Bill to allow Commons searches with no warrant

Pressure grows on Speaker as new proposal undermines promise to MPs

The vow by Commons Speaker Michael Martin to prevent "unauthorised" raids on MPs' offices in the wake of the Damian Green affair was seriously undermined last night as it emerged that the Government is preparing new laws to allow investigators to mount parliamentary searches without a warrant.

Pressure on Mr Martin to resign grew yesterday after a Labour MP publicly called on him to quit. Bob Marshall-Andrews became the first Labour MP to admit he had lost confidence in the Mr Martin over what he called a "deplorable breach of his duties" during the Green affair.

The Medway MP said: "He knew what was happening and he should have taken action to stop it. In those circumstances, the confidence of the House goes and without the confidence of the House he cannot do his job."

Defending his position, Mr Martin last week pledged that no one would be allowed to search any parliamentary office until they had produced a warrant and obtained his personal permission. However, legislation included in the Queen's Speech on the same day Mr Martin made his promise will make it simpler for officials to enter the House of Commons to carry out searches without the permission of parliamentary authorities.

The Political Parties and Elections Bill, aimed at tightening up the law on political donations, would extend the authority of Electoral Commission inspectors – or police on their behalf – to give them access to MPs' offices as part of any investigation of alleged breaches of funding regulations. The only authorisation required would be a "disclosure notice" issued by the commission itself.

The Bill also permits the watchdog's inspectors to enter the homes and offices of MPs and anyone who has donated to a political party, if there is a "reasonable suspicion" of a breach of the rules. A magistrate's warrant is required but no prior notice will be given and parliamentary authorities would not be consulted in advance.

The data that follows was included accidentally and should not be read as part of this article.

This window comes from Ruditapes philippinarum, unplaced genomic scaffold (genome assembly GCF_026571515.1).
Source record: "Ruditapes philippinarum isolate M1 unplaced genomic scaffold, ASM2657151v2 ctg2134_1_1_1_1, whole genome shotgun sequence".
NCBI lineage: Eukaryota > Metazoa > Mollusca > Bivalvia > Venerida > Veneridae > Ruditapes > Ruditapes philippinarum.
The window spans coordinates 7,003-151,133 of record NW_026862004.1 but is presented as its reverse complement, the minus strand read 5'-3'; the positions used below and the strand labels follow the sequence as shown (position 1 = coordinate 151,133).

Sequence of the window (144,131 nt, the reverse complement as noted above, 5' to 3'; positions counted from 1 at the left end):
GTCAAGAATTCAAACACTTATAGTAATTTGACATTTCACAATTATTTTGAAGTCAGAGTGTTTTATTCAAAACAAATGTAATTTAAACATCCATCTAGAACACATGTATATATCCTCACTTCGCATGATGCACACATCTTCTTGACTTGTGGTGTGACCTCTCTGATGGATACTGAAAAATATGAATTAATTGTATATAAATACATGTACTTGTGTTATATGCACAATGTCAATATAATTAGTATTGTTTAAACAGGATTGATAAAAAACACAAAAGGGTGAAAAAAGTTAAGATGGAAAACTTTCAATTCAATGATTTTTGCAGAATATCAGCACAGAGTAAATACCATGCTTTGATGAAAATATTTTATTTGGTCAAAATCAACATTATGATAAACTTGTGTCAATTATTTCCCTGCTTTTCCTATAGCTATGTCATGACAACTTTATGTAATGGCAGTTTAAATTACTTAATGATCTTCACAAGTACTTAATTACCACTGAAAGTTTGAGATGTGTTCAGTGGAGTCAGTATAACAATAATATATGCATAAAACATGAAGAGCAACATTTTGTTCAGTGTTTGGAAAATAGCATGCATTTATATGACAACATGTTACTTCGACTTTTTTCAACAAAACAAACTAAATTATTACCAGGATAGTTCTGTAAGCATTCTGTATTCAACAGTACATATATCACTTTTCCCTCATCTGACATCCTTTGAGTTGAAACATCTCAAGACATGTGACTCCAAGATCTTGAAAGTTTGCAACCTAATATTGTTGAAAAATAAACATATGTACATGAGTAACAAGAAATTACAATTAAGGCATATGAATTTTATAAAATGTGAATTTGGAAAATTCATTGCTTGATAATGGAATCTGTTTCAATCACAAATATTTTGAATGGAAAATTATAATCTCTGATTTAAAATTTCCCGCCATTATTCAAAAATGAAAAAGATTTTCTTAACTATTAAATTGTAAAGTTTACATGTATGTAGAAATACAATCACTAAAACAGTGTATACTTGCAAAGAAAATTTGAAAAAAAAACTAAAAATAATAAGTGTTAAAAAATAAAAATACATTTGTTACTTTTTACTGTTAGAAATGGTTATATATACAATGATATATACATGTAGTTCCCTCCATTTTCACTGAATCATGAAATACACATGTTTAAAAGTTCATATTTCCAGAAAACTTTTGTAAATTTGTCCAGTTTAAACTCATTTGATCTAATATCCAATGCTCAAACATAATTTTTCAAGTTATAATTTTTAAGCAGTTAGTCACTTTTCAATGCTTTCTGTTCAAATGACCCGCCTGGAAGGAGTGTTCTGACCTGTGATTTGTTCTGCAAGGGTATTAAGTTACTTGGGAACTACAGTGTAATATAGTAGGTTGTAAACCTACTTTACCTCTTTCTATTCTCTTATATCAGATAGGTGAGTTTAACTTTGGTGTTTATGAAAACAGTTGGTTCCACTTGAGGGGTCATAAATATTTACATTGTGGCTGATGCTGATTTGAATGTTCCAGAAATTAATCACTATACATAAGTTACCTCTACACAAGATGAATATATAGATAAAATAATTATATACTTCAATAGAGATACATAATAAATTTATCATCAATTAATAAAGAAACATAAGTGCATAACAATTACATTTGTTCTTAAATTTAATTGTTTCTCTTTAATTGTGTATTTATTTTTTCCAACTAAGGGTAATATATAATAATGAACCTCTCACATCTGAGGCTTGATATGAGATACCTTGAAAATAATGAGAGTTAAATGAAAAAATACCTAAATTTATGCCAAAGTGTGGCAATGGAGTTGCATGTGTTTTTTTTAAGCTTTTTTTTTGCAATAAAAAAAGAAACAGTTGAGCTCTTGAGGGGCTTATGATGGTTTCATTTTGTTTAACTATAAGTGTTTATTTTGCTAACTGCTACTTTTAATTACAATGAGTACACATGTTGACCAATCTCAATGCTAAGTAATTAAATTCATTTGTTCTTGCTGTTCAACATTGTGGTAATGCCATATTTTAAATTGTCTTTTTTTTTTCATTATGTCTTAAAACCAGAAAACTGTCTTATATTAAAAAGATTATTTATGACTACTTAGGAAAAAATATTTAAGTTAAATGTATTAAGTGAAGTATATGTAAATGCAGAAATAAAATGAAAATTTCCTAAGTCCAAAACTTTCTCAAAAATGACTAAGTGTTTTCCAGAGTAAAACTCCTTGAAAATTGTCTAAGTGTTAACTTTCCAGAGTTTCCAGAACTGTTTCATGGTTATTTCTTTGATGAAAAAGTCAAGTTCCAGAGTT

In both cases, it would be a criminal offence not to assist the inspectors or to obstruct entry. The Commons Speaker would thus be breaking the law if he refused entry, with or without a warrant.

Opposition MPs also pointed out that the Regulation of Investigatory Powers Act 2000 gives police and other authorities the right to carry out undercover surveillance of MPs within the confines of Parliament.

The protection afforded to MPs became a critical issue after Mr Green, the Tory immigration spokesman, was arrested and held for nine hours while his homes and offices were searched by police investigating allegations of leaks from the Home Office.

In a statement to MPs at the height of the row last week, Mr Martin admitted that police had been allowed to enter Parliament without a warrant – although he claimed the Met should have explained that they needed one to carry out the search of Mr Green's office. He said that in future, warrants would always be required for searches of MPs' offices or access to papers and that his personal permission would also be necessary.

But the Conservatives claim his promise is an empty one. Francis Maude, shadow Cabinet Office minister, said: "At a time when there is so much public concern over heavy-handed use of state powers of entry, it is alarming that Labour ministers want to extend them. Giving unfettered rights to government inspectors to enter the offices of MPs further undermines parliamentary privilege and the confidentiality of constituency correspondence."

Meanwhile, the shadow Home Secretary, Dominic Grieve, said that the junior civil servant at the centre of the Home Office leaks inquiry should be sacked if he had "done the leaking".

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